There is a growing consensus among researchers that the scale of disruption to the nitrogen cycle may have global implications comparable to those caused by disruption to the carbon cycle. On the positive side, it appears possible that the nitrogen and carbon cycles are interacting. Since nitrogen is normally a limiting factor in plant growth, increased available nitrogen may be enhancing overall plant growth which, in turn, would enhance the Earth's carbon storage potential. This extra vegetation may explain the puzzle of the world's 'missing' carbon - the difference between the amount of carbon emitted and the amount known to be accumulating in the atmosphere each year (Vitousek and others 1997).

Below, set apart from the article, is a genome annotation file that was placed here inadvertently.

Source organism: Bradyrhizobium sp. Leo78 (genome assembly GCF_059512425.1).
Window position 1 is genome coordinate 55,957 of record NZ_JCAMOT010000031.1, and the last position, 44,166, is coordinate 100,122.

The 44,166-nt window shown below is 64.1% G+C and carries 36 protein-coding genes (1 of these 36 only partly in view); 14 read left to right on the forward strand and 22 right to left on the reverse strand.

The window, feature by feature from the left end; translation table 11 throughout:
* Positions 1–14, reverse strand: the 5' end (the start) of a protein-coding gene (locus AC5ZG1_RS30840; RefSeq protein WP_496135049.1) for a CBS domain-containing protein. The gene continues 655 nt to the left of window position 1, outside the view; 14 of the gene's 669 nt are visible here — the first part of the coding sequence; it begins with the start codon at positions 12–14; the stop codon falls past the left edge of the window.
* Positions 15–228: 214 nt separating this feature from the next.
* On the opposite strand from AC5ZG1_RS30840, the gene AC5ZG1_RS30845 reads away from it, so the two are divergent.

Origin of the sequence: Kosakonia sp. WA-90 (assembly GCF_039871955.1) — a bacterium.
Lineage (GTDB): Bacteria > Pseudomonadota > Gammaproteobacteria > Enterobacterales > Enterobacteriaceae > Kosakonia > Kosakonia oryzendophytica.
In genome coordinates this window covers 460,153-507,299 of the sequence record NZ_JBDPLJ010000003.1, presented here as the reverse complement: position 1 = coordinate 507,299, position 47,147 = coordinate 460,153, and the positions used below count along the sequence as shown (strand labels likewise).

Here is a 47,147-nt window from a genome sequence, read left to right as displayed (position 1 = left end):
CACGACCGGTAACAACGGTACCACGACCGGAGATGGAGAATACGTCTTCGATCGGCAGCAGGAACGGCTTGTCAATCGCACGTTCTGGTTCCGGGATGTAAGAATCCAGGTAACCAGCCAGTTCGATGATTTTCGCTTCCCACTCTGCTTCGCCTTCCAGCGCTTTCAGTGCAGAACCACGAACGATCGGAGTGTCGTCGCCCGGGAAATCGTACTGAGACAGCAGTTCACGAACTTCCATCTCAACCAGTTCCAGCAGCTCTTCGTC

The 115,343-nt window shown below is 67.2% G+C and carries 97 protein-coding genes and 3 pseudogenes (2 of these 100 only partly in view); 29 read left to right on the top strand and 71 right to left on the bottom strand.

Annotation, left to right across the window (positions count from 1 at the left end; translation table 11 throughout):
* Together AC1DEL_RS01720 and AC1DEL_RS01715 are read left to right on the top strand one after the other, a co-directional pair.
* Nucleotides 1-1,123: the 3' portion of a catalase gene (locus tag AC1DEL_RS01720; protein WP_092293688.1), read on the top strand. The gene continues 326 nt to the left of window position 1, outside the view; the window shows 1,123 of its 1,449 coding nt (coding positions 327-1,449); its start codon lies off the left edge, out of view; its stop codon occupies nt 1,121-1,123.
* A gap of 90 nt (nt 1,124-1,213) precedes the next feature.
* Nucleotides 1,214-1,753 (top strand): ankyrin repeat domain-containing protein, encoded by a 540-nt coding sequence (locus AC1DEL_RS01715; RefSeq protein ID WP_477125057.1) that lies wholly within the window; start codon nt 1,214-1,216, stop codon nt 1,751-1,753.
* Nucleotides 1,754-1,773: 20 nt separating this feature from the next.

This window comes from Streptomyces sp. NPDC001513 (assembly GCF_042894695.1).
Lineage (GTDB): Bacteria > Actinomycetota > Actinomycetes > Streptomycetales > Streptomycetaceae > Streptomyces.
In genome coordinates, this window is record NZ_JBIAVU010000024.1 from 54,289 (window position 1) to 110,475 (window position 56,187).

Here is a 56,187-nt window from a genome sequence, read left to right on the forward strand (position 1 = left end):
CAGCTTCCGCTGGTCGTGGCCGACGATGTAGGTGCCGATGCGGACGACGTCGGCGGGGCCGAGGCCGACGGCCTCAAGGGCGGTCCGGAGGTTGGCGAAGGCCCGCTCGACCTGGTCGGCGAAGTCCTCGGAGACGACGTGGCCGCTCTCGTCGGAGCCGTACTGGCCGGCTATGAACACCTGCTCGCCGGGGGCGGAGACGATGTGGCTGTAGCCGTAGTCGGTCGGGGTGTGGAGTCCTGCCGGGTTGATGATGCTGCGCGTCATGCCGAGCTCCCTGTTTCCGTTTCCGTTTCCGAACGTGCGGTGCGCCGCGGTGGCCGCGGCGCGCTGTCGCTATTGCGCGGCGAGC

Nitrogen emissions to the atmosphere are contributing to global warming. Nitrous oxide is a potent greenhouse gas, accounting for about 6 per cent of the enhanced greenhouse effect. It is long-lived in the lower atmosphere, and concentrations are currently increasing at the rate of 0.2 to 0.3 per cent per year. In the upper atmosphere, the gas also contributes to ozone depletion. Most of the atmospheric nitrous oxide is of biological origin, being produced by bacteria in soils and surface waters. Recent increases in emissions are attributed to human activities, in particular related to agriculture and land use (Environmental Pollution 1998).
We are fertilizing the Earth on a massive scale. Specific impacts are being studied but we are still largely in the dark about the overall effects of this huge disruption of the nitrogen cycle. Additional synergistic effects between major biogeochemical cycles (nitrogen and carbon, for example) and human activities are still very uncertain.